Science Weekly: Uranium wars

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Alok Jha looks at the power of uranium, a new climate change map and synthetic vocal chords

Science Weekly Extra: Climate change map unveiled

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Listen to the entire launch event of the government’s 4C climate change map

Growth at Target Health

Without the terrific support of our clients and great staff, some of whom have been working with/ at Target Health for over 10 years, nothing would be possible. 

As the recession hits home, it is key for small business such as Target Health Inc. to take the lead in America’s recovery. Therefore, Target Health is pleased to announce three new hires as part of our natural growth: 1) Statistician, 2) SAS programmer and 3) Web programmer. This 8% increase in staff represents what America needs to get out of the doldrums. By hiring additional staff, there is also the need to provide office space, computers, supplies, etc. which make a lot of other companies happy. We encourage all small businesses to follow our lead.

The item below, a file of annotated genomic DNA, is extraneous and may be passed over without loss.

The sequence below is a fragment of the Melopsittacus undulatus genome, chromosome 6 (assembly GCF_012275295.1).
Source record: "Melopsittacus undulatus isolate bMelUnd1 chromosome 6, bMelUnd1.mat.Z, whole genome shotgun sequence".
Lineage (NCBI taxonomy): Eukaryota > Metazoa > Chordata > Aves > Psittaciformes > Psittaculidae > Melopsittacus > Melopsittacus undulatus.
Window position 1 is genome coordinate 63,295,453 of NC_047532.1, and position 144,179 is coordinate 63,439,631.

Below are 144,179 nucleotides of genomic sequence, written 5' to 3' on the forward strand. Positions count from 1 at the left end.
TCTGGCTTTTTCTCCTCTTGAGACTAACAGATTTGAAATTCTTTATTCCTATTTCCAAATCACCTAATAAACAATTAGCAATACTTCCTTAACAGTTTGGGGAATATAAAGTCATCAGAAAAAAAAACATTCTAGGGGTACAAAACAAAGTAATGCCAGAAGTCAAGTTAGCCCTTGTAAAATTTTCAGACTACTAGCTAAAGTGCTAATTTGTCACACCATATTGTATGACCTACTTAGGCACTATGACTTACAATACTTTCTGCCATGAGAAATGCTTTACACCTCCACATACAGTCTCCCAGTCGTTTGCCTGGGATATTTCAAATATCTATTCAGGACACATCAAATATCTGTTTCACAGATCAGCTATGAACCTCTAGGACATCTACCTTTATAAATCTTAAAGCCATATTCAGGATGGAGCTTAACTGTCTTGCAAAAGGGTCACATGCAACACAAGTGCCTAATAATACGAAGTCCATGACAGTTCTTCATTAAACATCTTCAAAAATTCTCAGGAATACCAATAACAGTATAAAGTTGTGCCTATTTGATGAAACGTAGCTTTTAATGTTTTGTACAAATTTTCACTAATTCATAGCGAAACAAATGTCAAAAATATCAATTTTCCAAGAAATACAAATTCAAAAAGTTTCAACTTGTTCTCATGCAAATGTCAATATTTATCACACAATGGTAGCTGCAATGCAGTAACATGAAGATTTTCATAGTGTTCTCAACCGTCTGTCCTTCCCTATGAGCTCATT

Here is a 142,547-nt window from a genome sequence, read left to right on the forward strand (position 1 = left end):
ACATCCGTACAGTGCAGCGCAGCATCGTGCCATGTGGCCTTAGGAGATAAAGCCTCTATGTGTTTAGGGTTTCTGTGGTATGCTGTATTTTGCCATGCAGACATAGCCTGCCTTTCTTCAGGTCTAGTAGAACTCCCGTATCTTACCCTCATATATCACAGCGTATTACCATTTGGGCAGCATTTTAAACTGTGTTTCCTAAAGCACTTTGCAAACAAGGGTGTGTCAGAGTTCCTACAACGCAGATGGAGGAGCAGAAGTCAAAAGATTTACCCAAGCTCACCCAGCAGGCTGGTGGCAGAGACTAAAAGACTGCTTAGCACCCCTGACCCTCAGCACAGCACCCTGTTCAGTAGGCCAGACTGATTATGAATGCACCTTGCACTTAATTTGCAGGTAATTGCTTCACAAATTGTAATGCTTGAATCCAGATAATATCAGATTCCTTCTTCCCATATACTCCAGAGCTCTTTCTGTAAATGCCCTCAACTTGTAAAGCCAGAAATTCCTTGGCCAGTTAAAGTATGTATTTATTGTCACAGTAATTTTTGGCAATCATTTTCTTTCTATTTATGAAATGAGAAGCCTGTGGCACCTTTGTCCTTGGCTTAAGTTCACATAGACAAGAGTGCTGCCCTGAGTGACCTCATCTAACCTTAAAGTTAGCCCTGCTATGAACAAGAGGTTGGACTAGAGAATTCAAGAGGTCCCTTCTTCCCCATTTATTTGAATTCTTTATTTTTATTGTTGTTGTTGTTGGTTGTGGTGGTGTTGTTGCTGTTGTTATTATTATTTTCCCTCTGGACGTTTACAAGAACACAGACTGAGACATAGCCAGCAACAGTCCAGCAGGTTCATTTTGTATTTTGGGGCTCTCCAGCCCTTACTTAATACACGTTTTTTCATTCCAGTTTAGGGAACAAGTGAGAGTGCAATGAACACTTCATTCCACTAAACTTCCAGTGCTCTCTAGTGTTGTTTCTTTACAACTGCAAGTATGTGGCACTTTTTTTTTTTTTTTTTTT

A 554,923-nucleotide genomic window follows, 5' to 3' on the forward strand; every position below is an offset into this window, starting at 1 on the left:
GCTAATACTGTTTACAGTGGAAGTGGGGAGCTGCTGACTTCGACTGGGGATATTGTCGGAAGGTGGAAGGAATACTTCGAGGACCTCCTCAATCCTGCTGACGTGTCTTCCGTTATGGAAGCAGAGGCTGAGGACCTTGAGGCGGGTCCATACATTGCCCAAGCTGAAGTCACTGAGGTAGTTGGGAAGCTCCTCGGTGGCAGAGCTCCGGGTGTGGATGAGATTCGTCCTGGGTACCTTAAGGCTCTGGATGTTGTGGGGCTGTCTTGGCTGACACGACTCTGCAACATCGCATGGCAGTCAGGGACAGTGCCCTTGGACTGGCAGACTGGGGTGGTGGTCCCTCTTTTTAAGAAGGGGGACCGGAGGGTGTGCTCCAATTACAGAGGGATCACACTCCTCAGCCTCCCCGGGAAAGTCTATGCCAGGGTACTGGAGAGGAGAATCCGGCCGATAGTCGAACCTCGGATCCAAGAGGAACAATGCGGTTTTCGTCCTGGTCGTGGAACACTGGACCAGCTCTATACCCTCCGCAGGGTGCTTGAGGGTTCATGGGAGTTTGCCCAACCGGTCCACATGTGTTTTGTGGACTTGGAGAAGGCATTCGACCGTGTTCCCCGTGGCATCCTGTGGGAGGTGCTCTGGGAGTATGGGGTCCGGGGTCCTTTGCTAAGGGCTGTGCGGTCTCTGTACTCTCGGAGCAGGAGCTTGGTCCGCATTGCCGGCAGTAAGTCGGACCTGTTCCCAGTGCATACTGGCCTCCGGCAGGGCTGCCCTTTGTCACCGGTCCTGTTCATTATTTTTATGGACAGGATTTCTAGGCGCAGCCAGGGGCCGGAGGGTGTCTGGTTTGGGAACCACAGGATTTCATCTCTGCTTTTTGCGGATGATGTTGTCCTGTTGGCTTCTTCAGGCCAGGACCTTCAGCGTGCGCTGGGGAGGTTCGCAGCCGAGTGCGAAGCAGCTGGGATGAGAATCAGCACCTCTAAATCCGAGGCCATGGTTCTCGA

For more information about Target Health and our software tools for paperless clinical trials, please contact Dr. Jules T. Mitchel (212-681-2100 ext 0) or Ms. Joyce Hays. Target Health’s software tools are designed to partner with both CROs and Sponsors. Please visit the Target Health Website at

Color Plays Musical Chairs In The Brain